China Imposes Sanctions on US Officials Over Xinjiang

BEIJING (AP) -- China announced sanctions on Tuesday on four members of the U.S. government's Commission on International Religious Freedom in retaliation for penalties imposed on Chinese officials over complaints of abuses in the country's northwestern Xinjiang region.

The tit-for-tat sanctions add to spiraling tension over Xinjiang. Washington has banned imports from the region that might be made with forced labor, while activists are calling for a boycott of February's Winter Olympics in Beijing. China has denied accusations of abuses and earlier retaliated by publicizing calls for boycotts of foreign shoe and clothing brands.

The chairwoman and three members of the U.S. panel are barred from visiting mainland China, Hong Kong and Macau, and any assets they have in the country will be frozen, Foreign Ministry spokesperson Zhao Lijian said.

Zhao identified those targeted as chairwoman Nadine Maenza, deputy chairman Nury Turkel and members Anurima Bhargava and James Carr. Zhao gave no indication whether they have assets in China.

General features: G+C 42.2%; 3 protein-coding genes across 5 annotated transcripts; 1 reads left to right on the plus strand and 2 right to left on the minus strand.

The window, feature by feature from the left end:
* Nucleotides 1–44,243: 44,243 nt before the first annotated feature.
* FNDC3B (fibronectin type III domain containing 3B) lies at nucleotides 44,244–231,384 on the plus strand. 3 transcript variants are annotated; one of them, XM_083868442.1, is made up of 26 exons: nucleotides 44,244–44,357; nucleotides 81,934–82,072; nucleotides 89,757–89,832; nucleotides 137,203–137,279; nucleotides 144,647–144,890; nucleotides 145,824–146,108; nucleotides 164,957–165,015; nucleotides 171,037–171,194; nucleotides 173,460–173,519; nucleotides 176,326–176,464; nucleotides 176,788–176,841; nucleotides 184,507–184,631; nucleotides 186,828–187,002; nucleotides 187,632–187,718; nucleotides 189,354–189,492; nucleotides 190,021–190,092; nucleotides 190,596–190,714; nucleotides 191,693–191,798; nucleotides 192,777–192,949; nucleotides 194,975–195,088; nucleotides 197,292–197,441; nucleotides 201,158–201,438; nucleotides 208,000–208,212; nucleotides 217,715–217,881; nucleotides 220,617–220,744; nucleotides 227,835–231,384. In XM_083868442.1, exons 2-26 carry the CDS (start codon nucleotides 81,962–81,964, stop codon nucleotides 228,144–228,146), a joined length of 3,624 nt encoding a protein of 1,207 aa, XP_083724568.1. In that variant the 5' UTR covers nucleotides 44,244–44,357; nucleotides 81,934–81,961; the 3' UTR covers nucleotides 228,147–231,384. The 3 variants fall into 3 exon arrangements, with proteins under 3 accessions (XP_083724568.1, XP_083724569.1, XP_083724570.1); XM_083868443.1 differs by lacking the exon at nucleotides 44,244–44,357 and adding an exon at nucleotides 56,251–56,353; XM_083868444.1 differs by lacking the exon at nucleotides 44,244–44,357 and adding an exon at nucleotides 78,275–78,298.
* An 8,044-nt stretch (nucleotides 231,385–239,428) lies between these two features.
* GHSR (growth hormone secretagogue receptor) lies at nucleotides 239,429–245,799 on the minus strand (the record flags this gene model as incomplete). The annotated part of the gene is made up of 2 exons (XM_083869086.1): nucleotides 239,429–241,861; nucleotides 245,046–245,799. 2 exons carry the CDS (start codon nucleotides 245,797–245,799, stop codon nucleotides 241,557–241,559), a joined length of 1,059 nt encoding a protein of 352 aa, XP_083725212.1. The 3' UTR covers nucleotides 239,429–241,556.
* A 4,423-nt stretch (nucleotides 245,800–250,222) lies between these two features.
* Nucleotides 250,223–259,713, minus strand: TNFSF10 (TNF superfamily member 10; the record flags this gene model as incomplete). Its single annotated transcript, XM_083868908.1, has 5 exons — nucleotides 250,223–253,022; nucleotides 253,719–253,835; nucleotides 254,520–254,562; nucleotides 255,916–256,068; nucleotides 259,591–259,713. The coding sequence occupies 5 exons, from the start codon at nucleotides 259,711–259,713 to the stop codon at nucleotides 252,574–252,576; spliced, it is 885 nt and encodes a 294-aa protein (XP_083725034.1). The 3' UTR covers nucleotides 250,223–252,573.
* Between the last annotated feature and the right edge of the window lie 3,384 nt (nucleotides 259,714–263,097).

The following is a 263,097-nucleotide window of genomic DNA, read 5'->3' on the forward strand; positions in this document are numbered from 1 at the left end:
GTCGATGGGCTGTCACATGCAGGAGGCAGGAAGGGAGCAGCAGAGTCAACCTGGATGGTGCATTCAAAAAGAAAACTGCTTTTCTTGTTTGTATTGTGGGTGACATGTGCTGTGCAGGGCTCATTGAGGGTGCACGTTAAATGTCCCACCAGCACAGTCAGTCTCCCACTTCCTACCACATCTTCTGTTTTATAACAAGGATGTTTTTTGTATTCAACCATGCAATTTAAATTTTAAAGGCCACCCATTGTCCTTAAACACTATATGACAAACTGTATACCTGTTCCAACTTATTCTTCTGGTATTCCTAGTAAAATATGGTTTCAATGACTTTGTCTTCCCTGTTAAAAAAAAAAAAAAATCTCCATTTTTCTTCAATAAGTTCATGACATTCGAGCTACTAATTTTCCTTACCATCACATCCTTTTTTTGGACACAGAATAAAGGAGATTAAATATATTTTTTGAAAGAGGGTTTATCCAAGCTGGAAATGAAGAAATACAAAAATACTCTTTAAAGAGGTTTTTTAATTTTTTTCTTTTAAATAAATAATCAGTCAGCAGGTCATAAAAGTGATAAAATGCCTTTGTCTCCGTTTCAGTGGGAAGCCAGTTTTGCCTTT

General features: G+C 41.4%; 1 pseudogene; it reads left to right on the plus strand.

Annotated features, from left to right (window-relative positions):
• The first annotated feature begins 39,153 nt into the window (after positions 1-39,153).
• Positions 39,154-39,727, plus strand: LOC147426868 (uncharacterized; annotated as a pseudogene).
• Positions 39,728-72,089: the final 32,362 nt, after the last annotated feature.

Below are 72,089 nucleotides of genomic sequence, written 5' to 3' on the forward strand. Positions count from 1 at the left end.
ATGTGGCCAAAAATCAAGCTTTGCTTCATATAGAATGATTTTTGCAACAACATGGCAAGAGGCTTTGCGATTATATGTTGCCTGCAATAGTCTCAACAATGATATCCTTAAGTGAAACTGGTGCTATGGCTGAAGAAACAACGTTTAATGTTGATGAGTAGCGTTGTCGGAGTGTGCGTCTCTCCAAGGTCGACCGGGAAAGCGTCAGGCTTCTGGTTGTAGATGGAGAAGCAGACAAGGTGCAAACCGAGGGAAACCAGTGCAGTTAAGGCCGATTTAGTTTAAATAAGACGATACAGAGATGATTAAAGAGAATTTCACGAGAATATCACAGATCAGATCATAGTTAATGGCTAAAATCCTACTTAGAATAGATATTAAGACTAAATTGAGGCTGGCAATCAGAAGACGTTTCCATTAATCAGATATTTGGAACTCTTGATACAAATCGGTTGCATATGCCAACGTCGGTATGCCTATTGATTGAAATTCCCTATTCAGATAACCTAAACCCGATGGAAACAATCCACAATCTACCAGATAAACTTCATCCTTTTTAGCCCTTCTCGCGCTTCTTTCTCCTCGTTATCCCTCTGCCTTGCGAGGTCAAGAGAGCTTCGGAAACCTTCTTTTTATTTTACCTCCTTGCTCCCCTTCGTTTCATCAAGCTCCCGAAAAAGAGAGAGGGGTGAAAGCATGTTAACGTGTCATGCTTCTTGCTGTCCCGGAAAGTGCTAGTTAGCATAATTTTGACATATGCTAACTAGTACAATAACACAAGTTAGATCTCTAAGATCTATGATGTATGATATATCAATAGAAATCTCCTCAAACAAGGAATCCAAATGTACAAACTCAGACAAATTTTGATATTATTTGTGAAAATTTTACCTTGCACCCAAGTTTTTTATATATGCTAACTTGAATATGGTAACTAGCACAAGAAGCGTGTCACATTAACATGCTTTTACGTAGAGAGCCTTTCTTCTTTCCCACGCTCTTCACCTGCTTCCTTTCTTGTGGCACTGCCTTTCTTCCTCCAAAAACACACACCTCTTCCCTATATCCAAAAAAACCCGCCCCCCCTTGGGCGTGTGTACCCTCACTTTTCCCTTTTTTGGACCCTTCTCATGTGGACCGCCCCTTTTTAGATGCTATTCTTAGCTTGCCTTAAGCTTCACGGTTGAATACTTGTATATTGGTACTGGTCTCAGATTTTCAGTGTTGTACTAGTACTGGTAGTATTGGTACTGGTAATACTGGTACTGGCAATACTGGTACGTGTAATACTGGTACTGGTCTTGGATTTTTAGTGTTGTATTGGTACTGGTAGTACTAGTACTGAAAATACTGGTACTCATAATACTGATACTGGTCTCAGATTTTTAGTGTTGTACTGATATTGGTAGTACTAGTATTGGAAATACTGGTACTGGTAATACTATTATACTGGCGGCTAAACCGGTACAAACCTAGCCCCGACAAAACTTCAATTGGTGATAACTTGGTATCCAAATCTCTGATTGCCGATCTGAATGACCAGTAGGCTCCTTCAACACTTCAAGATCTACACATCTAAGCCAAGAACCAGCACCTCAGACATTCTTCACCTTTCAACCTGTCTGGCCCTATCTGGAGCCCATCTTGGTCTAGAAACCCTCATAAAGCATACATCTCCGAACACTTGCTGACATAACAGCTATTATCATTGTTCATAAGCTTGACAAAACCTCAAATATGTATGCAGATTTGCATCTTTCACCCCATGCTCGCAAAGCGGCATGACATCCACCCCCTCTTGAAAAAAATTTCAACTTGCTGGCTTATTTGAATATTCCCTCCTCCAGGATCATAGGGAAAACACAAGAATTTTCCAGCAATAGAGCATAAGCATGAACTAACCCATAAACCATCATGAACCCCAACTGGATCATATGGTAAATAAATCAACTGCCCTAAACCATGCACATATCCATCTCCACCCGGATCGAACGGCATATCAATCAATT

China threatened to retaliate after the U.S. Treasury announced sanctions Dec. 10 on two officials accused of involvement in repression of Uyghurs and other mostly Muslim minorities in Xinjiang. Beijing is accused of mass detentions, forced abortions and other abuses.

Treasury targeted Shohrat Zakir, chairman of the region's government from 2018 until early this year, and Erken Tuniyaz, who holds the position now and previously was deputy chairman.

"The United States should withdraw the so-called sanctions and stop interfering in Xinjiang's affairs and China's internal affairs," Zhao said. "China will make further responses in accordance with the development of the situation."